GD
Geodynamics

NetherMod Day 5 – Putten an end to Nethermod: interviews with attendees

NetherMod Day 5 – Putten an end to Nethermod: interviews with attendees

Today is the fifth and final day of the XVth International Workshop on Modelling of Mantle and Lithosphere Dynamics, or “Nethermod”, here in Putten, The Netherlands. Despite the overcast conditions outside, the lively scientific program included keynotes by Paul Tackley and Carolina Lithgow-Bertelloni in the morning and Clint Conrad and Louise Kellogg in the afternoon. With over 120 attendees, and a program built around selected keynote presentations with plenty of time for posters and discussions, Nethermod offers a unique meeting format. Today’s post includes interviews with three attendees at different stages of their career – student, mid career and more established – and asks about their experiences of the workshop and their perspective on the future of geodynamics.


Kiran Chotalia here at Putten

— Early Career Researcher —
Kiran Chotalia (University College London).
Kiran is entering the third year of her PhD, and is a first-time attendee to the workshop.

– What is your PhD project about and what did you present here?
My project looks into the effects of water on mantle circulation, firstly using parameterized models and then 2-D models. I had a poster on day 2 which presented some parameterized models that included a time-lag to simulated delayed mixing.

– The conference is aimed at leaving extra time to develop student-keynote interactions. What have your impressions been? Do you have any suggestions for changes for future workshops?
Considering the format and length of the lectures (45 mins + 15 questions), I think that 30 mins with the keynotes presenters was sufficient. However, there are around 40-50 other student attendees so perhaps the option to write some anonymous questions to help find consensus within the broader group’s needs could be incorporated. This would also help achieve a more overview style session, which cannot be covered in the lectures.

– What are your plans for after the PhD – is the Brexit process seriously weighing into your decision making?
I am definitely now more open to considering the idea of moving outside the UK. In any case, with time I have felt more integrated with the geodynamics community, and have a broader picture of who else is also out there and what the cutting-edge ideas are.

– What are your takeaway potatoes of wisdom from the meeting?
Dave Stegman’s comment – “Don’t always believe what you read” has stuck with me. It is important to be reminded of this fact! Science is only the best description at that time, and also considering the current state of pressure to publish, it is easy loose this perspective. It is also nice to be at a smaller, manageable conference with other researchers doing similar things. It is a chance to meet and talk to those beyond the home institute and I feel more up-to-date with what others are up to.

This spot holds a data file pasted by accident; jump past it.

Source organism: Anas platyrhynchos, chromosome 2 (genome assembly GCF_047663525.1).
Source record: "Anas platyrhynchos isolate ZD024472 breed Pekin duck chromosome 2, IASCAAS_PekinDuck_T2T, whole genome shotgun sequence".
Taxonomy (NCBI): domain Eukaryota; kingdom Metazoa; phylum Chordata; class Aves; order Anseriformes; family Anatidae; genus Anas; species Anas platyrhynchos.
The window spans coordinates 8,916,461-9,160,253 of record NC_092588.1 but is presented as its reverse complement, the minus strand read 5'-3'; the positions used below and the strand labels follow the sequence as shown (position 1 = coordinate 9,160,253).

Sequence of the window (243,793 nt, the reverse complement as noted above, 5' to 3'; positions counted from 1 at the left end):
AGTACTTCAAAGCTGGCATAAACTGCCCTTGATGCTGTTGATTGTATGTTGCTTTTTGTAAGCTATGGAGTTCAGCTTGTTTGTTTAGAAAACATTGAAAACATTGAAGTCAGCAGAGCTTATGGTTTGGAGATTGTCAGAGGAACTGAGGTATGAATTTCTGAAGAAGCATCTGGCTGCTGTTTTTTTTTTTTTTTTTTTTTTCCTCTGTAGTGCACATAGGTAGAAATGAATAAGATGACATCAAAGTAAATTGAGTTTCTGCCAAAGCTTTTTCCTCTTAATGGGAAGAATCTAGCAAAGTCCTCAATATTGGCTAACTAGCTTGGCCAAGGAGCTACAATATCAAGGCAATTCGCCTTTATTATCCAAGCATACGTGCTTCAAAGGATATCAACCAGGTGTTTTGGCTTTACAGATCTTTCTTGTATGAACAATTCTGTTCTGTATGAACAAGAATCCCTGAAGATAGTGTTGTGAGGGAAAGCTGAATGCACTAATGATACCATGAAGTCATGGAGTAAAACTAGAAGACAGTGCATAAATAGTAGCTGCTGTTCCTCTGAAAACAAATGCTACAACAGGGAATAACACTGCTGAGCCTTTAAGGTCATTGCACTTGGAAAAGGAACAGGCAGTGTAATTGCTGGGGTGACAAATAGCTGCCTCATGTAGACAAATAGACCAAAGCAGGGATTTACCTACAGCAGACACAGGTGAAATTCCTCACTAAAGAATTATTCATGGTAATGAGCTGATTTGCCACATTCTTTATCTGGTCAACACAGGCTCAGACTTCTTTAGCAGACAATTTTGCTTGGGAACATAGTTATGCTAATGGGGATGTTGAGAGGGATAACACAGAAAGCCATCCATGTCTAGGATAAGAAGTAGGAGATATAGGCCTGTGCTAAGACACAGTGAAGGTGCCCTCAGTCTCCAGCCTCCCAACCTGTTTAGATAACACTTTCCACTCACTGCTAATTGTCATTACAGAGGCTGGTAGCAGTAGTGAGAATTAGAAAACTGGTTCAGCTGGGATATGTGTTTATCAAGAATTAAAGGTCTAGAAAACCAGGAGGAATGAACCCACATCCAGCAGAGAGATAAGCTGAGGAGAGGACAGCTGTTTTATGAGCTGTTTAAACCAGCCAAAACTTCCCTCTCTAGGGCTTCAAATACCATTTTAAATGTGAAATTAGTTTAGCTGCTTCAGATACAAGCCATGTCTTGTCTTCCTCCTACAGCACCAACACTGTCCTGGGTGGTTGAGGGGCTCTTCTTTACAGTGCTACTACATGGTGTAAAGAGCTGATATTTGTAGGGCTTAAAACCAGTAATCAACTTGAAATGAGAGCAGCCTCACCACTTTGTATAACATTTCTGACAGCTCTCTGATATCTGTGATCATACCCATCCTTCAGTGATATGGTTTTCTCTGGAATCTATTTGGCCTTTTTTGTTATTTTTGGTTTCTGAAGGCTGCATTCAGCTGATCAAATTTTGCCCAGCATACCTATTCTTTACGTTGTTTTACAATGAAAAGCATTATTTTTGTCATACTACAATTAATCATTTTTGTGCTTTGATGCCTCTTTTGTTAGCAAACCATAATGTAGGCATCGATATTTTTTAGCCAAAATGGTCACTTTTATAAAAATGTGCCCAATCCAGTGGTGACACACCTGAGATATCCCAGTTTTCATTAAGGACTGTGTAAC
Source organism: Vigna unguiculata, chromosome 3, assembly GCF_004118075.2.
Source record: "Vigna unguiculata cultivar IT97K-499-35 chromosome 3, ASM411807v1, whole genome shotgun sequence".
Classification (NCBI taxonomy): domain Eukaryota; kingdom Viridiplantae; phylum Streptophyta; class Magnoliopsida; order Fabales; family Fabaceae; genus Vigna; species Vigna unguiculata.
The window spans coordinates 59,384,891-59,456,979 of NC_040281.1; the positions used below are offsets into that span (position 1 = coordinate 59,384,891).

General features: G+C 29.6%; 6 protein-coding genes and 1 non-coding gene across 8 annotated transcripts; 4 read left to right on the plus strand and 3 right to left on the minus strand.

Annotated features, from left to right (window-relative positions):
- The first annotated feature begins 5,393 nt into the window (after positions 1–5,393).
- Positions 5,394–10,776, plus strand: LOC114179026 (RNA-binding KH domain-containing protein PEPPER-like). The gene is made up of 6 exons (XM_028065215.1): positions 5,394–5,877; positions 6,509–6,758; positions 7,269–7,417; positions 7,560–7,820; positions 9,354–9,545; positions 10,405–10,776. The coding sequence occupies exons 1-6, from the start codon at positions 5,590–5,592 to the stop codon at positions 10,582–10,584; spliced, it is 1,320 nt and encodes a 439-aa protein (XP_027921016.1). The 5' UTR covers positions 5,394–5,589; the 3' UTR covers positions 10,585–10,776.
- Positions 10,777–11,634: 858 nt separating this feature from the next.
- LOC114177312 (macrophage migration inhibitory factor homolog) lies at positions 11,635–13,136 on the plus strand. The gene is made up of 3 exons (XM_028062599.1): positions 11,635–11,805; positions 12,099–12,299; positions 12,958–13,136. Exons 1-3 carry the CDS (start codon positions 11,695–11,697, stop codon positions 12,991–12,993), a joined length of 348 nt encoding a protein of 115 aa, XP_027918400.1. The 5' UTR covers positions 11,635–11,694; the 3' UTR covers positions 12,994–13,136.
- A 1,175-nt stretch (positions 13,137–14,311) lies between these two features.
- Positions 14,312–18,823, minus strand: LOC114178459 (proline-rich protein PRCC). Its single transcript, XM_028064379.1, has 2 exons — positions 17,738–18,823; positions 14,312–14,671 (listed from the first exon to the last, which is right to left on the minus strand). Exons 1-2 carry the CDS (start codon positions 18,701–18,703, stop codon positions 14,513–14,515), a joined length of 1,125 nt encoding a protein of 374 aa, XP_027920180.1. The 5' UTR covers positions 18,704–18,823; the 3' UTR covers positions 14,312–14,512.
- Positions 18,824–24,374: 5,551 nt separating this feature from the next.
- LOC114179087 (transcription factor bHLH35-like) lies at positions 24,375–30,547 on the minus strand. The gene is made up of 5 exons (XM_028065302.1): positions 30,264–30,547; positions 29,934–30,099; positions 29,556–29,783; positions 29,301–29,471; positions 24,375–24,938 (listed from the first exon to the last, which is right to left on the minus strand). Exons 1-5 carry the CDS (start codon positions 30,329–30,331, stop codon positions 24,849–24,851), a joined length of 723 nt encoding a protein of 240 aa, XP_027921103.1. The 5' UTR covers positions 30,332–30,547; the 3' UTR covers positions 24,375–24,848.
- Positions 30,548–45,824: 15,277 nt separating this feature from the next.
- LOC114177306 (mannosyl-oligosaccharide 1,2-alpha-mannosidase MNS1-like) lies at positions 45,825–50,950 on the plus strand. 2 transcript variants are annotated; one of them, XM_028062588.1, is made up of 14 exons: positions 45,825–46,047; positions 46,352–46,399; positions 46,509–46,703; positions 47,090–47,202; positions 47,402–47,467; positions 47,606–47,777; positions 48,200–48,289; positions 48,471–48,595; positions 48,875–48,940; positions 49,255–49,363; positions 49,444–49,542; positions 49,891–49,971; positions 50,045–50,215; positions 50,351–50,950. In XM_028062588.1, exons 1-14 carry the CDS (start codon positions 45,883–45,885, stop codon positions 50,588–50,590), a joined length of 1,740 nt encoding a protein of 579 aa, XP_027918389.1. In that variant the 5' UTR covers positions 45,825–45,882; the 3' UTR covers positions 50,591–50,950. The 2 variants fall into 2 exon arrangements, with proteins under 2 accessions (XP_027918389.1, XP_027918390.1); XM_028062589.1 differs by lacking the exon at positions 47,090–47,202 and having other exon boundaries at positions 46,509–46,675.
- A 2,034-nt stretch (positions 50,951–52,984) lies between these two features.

Fanny Garel at the poster of her PhD student Manar Alsaif

— Mid Career Researcher —
Fanny Garel (Géosciences Montpellier)
Fanny is a lecturer at Montpellier, and was an invited keynote presenter from the “Subduction and mantle flow modelling” session. Nethermod is her third workshop of this series.

– Your presentation built upon work from your earlier paper (Garel et al., 2014) that has had quite a reception in the community. Can you please summarize the talk for us?
My presentation was on numerical models that (re)produce the seismically imaged slab morphologies by varying different parameters and understanding the physical controls (e.g., slab sinking and bending).

– From your perspective as a keynote speaker, how did the daily student question session go?
Half an hour was perhaps slightly too short. The session is a key opportunity to open the discussion to more of the limitations and assumptions of the model. Students can ask more about the basics which you cannot fit into a presentation. Teaching is not just presenting, and vice versa. It is also helpful for speakers in terms of feedback for their own presentations!

– What are some of the biggest and outstanding questions in the modelling community?
Understanding when present-day subduction zones initiated, is one. Exploring a self-consistent interaction between single subduction zone specific-scales and global scales, both spatially and temporally, is still outstanding.

– Any tips or suggestions for ECS researchers at the end of the thesis and thinking of whether to continue for a postdoc?
You are already experts of your PhD subject, so keep your options open and try to change topic or your approach for a postdoc. There are plenty of different scales in geodynamics to explore, and perhaps it is best to change tools rather than objects. Consider your longer term view too and what the hot topics are that will lead to new opportunities in the next ca. 5 years.